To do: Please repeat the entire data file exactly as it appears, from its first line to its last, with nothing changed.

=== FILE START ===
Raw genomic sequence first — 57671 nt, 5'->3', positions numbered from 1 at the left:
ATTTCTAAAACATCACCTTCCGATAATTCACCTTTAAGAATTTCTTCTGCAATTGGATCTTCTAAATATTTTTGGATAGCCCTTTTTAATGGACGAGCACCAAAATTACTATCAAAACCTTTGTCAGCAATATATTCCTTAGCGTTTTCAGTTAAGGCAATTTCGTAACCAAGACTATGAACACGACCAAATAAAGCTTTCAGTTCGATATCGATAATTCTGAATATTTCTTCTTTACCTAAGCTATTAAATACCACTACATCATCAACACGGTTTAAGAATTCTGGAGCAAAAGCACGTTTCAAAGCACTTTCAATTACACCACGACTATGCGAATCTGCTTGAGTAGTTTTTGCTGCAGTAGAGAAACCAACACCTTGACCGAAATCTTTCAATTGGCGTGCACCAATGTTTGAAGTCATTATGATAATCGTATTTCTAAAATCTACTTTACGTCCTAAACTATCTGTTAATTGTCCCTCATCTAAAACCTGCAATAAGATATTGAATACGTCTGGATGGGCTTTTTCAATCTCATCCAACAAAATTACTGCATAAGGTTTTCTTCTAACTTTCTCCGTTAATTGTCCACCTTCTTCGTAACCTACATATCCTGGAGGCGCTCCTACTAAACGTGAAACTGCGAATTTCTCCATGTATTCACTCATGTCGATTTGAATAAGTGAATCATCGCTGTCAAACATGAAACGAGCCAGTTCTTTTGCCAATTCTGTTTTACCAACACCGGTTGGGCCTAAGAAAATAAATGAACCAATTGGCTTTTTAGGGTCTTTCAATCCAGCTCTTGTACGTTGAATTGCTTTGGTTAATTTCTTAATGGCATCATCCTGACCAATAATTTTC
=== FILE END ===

Raw genomic sequence first — 57671 nt, 5'->3', positions numbered from 1 at the left:
ATTTCTAAAACATCACCTTCCGATAATTCACCTTTAAGAATTTCTTCTGCAATTGGATCTTCTAAATATTTTTGGATAGCCCTTTTTAATGGACGAGCACCAAAATTACTATCAAAACCTTTGTCAGCAATATATTCCTTAGCGTTTTCAGTTAAGGCAATTTCGTAACCAAGACTATGAACACGACCAAATAAAGCTTTCAGTTCGATATCGATAATTCTGAATATTTCTTCTTTACCTAAGCTATTAAATACCACTACATCATCAACACGGTTTAAGAATTCTGGAGCAAAAGCACGTTTCAAAGCACTTTCAATTACACCACGACTATGCGAATCTGCTTGAGTAGTTTTTGCTGCAGTAGAGAAACCAACACCTTGACCGAAATCTTTCAATTGGCGTGCACCAATGTTTGAAGTCATTATGATAATCGTATTTCTAAAATCTACTTTACGTCCTAAACTATCTGTTAATTGTCCCTCATCTAAAACCTGCAATAAGATATTGAATACGTCTGGATGGGCTTTTTCAATCTCATCCAACAAAATTACTGCATAAGGTTTTCTTCTAACTTTCTCCGTTAATTGTCCACCTTCTTCGTAACCTACATATCCTGGAGGCGCTCCTACTAAACGTGAAACTGCGAATTTCTCCATGTATTCACTCATGTCGATTTGAATAAGTGAATCATCGCTGTCAAACATGAAACGAGCCAGTTCTTTTGCCAATTCTGTTTTACCAACACCGGTTGGGCCTAAGAAAATAAATGAACCAATTGGCTTTTTAGGGTCTTTCAATCCAGCTCTTGTACGTTGAATTGCTTTGGTTAATTTCTTAATGGCATCATCCTGACCAATAATTTTC